Which Fixation Technique Should Be Used?

External coaptation utilizes splints, casts or other techniques to immobilize a fracture. This is by far the most common technique used in reptiles.
In general, the best splints/casts are lightweight and comfortable for the patient. The animal’s activity must be restricted for best results, and a pet should not be permitted to run around inside a large cage, or climb and jump, during healing. Once calcium homeostasis is corrected improvement typically progresses rapidly, with the first signs of fracture healing showing on x-rays after about four weeks (re-checking x-rays prior to four weeks is a waste of time and money). Splints/casts can be easily applied to any of the long bones in lizards. The joints both above and below the broken bone should be immobilized to help ensure proper healing.

Chelonians can also be splinted, but because they live inside a rigid shell that does not permit ready access to their limb bones, modifications in technique are required. It is usually not possible to apply a splint to broken long bones (humerus/femur); instead, these must be re-aligned (with sedation/anesthesia as needed) prior to being taped into the leg opening in the shell until healing occurs. Splints/casts do not provide rigid fracture fixation as does an IM pin or bone plate. As a consequence, healing is not as rapid as it would be with a plate or external fixation device. However, the bone will still heal.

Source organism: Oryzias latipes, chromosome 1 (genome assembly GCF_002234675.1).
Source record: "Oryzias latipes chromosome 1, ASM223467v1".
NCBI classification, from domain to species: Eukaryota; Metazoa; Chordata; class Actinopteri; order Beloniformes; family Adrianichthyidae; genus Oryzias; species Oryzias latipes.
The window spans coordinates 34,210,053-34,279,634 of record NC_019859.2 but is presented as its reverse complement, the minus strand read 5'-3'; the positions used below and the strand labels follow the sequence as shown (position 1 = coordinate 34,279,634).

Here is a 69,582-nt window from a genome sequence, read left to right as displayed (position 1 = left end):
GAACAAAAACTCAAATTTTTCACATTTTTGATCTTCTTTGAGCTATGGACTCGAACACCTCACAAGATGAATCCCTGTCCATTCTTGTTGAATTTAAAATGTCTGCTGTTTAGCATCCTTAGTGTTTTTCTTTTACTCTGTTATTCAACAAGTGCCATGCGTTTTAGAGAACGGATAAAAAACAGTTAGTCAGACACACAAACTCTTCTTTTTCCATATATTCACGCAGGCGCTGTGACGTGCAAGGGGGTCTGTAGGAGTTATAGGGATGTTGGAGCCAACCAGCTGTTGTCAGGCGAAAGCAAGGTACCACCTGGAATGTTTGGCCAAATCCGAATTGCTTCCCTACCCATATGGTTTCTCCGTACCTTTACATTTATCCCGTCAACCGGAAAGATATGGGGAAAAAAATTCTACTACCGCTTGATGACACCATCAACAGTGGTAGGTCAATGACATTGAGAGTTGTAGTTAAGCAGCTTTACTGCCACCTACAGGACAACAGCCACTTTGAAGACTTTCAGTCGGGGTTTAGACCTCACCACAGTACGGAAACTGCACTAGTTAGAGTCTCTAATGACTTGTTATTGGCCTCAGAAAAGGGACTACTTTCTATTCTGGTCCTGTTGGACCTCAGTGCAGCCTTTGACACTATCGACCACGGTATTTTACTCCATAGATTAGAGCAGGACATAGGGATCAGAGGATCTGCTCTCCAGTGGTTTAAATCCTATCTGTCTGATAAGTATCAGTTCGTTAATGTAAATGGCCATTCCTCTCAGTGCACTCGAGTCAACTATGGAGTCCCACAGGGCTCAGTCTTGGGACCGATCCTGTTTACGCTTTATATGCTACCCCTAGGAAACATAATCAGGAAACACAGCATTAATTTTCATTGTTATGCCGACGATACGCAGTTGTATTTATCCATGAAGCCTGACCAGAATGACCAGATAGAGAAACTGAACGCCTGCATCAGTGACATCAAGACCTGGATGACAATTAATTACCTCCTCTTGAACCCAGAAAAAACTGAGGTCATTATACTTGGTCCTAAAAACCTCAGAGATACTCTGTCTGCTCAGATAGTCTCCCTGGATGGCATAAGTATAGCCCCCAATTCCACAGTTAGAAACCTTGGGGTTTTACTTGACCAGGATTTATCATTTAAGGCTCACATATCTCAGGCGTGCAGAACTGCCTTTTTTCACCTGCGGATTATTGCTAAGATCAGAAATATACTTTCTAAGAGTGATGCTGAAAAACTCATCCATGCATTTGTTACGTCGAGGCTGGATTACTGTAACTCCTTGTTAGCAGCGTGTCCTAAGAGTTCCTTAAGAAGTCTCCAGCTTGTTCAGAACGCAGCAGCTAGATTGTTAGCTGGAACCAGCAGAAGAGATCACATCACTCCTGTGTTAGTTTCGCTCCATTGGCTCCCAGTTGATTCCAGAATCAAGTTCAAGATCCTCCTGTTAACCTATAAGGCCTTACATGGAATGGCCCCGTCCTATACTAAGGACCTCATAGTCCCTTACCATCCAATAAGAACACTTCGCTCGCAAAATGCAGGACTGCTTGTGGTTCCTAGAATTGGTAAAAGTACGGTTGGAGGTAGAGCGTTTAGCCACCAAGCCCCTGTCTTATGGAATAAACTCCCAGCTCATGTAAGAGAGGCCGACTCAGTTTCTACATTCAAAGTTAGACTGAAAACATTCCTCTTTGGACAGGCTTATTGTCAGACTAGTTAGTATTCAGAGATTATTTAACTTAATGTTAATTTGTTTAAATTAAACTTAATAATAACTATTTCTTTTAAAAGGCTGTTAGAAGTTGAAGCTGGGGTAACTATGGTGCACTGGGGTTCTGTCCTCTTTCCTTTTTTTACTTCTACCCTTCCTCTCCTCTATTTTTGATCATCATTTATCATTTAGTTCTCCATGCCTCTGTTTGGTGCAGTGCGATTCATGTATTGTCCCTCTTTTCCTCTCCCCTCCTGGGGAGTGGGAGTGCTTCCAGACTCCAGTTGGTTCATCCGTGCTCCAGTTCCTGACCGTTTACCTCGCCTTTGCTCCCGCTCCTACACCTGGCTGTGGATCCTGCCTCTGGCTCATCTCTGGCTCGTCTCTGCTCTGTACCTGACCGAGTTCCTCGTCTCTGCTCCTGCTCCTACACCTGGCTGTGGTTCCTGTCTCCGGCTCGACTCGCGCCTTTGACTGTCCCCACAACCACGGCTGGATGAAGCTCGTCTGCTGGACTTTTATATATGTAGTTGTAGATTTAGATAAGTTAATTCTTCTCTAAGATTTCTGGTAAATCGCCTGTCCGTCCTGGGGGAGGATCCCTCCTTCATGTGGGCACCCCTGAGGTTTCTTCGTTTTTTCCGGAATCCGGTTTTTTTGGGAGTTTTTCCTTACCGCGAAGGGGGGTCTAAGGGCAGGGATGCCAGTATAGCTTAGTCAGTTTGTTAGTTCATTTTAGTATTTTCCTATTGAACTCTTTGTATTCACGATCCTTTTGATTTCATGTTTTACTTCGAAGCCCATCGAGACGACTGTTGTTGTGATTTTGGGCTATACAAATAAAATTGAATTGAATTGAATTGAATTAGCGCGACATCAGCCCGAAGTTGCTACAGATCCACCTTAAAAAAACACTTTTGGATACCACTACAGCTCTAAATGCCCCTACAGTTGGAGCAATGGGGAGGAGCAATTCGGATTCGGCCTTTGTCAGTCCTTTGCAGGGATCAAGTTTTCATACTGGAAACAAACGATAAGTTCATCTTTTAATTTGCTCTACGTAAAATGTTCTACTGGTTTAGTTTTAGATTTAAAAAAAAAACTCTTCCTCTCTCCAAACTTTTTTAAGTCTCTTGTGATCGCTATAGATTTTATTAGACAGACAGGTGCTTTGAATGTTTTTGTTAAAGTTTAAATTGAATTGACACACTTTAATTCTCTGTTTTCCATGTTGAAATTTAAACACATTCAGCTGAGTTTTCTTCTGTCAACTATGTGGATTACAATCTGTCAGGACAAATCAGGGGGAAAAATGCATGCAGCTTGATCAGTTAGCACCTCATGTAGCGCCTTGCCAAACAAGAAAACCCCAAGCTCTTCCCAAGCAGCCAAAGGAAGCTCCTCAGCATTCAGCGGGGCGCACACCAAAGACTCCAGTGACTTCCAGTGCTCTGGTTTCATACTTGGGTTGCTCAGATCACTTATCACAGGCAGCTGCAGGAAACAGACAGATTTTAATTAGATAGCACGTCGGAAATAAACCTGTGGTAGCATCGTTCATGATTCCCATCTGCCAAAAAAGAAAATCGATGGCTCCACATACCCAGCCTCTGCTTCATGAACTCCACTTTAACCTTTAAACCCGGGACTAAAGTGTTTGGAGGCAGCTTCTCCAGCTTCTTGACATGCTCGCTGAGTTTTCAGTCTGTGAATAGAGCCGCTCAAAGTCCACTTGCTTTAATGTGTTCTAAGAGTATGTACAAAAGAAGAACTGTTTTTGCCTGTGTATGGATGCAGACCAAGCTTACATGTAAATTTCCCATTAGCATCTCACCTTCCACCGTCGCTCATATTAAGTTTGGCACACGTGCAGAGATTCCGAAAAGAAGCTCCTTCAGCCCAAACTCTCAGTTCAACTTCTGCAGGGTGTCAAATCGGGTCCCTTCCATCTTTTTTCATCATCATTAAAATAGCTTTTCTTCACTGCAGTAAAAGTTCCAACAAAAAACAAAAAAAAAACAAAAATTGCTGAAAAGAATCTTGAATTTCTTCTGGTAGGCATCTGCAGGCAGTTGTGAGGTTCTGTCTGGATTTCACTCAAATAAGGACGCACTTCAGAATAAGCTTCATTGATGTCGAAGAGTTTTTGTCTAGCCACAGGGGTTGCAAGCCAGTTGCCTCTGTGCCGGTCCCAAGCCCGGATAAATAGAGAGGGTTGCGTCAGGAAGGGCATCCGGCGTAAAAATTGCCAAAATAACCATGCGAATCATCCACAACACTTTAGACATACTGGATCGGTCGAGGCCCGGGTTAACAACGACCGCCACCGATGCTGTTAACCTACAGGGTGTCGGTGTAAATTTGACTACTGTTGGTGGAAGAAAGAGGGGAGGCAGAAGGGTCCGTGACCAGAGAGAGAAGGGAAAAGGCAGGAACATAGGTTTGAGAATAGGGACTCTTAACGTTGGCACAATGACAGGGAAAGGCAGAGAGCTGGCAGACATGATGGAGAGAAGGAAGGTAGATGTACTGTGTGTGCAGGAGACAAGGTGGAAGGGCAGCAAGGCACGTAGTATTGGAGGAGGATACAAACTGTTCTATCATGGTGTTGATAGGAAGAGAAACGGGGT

Internal fixation (e.g., IM pin, bone plate) is warranted for long-bone fractures in reptiles when splinting is not a practical option. Large, heavy, active and/or otherwise healthy reptiles with traumatic fractures that are not related to NMBD typically do well with internal fixation. In general, bone plates do not need to be removed, but IM pins should be once the fracture has healed.

As with anything related to veterinary medicine cost is often the deciding factor in final determination of fixation technique. Internal fixation carries a higher price tag due to the cost of the materials, the time necessary for application and the training of the surgeon. Because of this, although internal fixation may be the best for some patients, it is not always an option.

When a reptile suffers severe tissue trauma, loss of blood supply or infection to an injured limb, fracture repair may not be a viable option. Instead, amputation of the limb might be considered, as reptiles can usually manage quite well with three limbs, and amputation of digits or limbs can be accomplished with excellent cosmetic and functional results.  

 

Douglas R. Mader, MS, DVM, DABVP (C/F, R/A), DECZM (HERPETOLOGY), is a graduate of the University of California, Davis. He owns the Marathon Veterinary Hospital in the Conch Republic, and is a world-renowned lecturer, author and editor. He sits on the review boards of several scientific and veterinary journals.